Jan 9, 2012

Subbarao hints at easier policy. Why did markets not rally?

The RBI Governor, D Subbaroa, hinted at an easier monetary policy (see ET article on 6th Jan). The rate cycle turning will be positive for the economy and markets. Why did the markets not rally then? I think stagnancy in the markets is related to uncertainty about the date of rate cuts compounded by the risks posed by the earnings season.

The state of public finances is not exactly where the government wants, or the market expected. The government has overshot its fiscal targets and agencies like NHAI are making large bond offerings with more paper expected down the line. The prevailing sentiment is that the markets will not be able to absorb so much lending at lower rates and that the RBI, as the de facto debt management office of the government, will try to auction G-sec first and cut rates later. Essentially, this implies that rate cuts will not happen on the Jan 24 meeting but at some date after that.

To add to uncertainty related to the date of a rate cut, there are quite a few corporate earnings which will be announced in the two weeks leading up to the monetary policy meeting on the Jan 24. There is a fair degree of unease in the markets about corporate profits, bank asset quality, order book growth in infrastructure, regulation and scam in telecom, etc.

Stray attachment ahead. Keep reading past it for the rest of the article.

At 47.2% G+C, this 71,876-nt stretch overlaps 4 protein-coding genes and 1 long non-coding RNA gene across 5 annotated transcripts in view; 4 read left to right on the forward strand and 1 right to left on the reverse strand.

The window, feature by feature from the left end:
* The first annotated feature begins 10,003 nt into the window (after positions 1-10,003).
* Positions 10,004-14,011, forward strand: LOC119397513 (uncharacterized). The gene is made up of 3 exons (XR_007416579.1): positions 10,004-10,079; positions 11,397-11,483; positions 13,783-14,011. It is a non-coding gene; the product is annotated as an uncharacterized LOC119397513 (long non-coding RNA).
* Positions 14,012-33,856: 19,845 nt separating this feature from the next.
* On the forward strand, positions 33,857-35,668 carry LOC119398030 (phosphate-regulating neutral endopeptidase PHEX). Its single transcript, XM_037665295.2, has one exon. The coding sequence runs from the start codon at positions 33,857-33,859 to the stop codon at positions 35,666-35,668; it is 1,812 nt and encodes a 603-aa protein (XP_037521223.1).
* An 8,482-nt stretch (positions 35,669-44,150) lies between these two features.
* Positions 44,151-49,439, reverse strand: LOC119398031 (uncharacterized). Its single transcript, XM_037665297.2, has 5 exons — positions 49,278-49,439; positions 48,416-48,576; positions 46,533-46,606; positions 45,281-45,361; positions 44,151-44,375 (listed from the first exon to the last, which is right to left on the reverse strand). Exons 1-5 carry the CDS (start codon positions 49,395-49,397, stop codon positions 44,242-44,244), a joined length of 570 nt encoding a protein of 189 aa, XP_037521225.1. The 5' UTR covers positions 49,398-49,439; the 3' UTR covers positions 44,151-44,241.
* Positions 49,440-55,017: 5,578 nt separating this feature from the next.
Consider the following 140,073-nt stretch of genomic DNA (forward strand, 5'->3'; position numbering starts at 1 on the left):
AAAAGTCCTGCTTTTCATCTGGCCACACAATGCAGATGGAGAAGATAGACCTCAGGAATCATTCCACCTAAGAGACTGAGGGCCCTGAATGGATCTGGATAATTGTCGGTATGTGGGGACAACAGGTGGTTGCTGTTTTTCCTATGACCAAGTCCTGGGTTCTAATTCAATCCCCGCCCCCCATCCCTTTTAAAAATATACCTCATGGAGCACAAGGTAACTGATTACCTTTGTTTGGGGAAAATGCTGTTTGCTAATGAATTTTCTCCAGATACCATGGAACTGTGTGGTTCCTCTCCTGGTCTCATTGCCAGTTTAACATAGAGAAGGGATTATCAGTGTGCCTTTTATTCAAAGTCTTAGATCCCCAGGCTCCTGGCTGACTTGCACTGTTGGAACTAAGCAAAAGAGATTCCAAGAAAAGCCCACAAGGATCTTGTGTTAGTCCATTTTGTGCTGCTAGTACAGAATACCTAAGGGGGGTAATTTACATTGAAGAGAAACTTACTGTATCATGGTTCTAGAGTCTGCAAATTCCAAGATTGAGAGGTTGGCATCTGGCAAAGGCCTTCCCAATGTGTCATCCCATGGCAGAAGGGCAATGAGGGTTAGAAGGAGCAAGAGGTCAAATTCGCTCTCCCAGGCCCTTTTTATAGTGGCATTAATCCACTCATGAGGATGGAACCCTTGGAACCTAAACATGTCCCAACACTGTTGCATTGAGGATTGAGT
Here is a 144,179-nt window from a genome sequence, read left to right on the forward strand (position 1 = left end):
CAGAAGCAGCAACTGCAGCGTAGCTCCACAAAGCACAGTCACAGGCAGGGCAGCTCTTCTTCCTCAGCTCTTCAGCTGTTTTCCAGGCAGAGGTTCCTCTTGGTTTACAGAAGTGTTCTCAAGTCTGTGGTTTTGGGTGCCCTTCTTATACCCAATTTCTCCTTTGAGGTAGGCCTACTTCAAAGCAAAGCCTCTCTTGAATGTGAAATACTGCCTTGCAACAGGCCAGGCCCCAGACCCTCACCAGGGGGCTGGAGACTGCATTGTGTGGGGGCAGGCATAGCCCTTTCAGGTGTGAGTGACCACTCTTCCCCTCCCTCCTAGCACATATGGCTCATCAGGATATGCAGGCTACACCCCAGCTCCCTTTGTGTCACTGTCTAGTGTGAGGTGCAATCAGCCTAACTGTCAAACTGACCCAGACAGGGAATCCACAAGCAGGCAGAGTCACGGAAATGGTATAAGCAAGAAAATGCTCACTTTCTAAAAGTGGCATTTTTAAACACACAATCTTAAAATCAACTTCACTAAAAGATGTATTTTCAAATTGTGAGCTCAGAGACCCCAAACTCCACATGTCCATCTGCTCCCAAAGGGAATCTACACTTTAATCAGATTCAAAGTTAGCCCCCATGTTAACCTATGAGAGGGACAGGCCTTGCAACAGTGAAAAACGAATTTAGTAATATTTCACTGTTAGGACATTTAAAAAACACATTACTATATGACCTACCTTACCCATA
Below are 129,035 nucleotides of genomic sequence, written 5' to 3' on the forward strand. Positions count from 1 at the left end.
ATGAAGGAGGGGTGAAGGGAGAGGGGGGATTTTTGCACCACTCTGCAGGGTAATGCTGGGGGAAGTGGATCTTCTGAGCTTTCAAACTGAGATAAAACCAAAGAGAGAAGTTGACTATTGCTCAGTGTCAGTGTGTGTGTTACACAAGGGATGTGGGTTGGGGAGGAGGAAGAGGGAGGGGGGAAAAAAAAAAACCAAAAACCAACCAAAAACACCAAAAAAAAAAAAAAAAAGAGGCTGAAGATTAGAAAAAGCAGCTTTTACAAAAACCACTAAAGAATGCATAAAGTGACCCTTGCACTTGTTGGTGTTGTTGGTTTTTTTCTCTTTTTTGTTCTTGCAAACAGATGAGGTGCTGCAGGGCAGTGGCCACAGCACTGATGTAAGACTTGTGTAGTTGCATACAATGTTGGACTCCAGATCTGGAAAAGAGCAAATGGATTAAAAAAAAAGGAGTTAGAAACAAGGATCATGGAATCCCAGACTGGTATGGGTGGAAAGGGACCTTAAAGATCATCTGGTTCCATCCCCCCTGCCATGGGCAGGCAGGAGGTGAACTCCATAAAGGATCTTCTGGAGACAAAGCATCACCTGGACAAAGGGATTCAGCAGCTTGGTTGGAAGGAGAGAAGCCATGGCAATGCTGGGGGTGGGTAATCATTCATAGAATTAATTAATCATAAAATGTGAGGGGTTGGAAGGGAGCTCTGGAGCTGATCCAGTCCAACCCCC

If you buy the markets today, and there are negative shocks to earnings between now and the policy, you don't really make any money. If the policy is good, you simply recover the intermediate loss. If they do not ease, well, then you lose some more. The compounded probability makes buying the market an unattractive proposition for risk averse traders.

Chances of a negative surprises for the dominant part of the NIFTY are low. The sectors with the highest weights in the NIFTY - financials (26%), energy and related (15%), pharmaceuticals (4%), software (14%), infra related (more than 5%) - have a small chance of further negative surprises with expectations already being very low, though IT can be complicated with the impact of the rupee still not known clearly. I think that there are low chances that the rate cuts will be deferred beyond the Jan 24 meeting - there is too much at risk for the government and the economy to be stupid about monetary policy any further.

This is a time to go long without leverage on quality large cap stocks which are oversold. Public sector financials and infrastructure stocks like Larsen and BHEL look good. Select midcaps like Biocon look very attractive as well.

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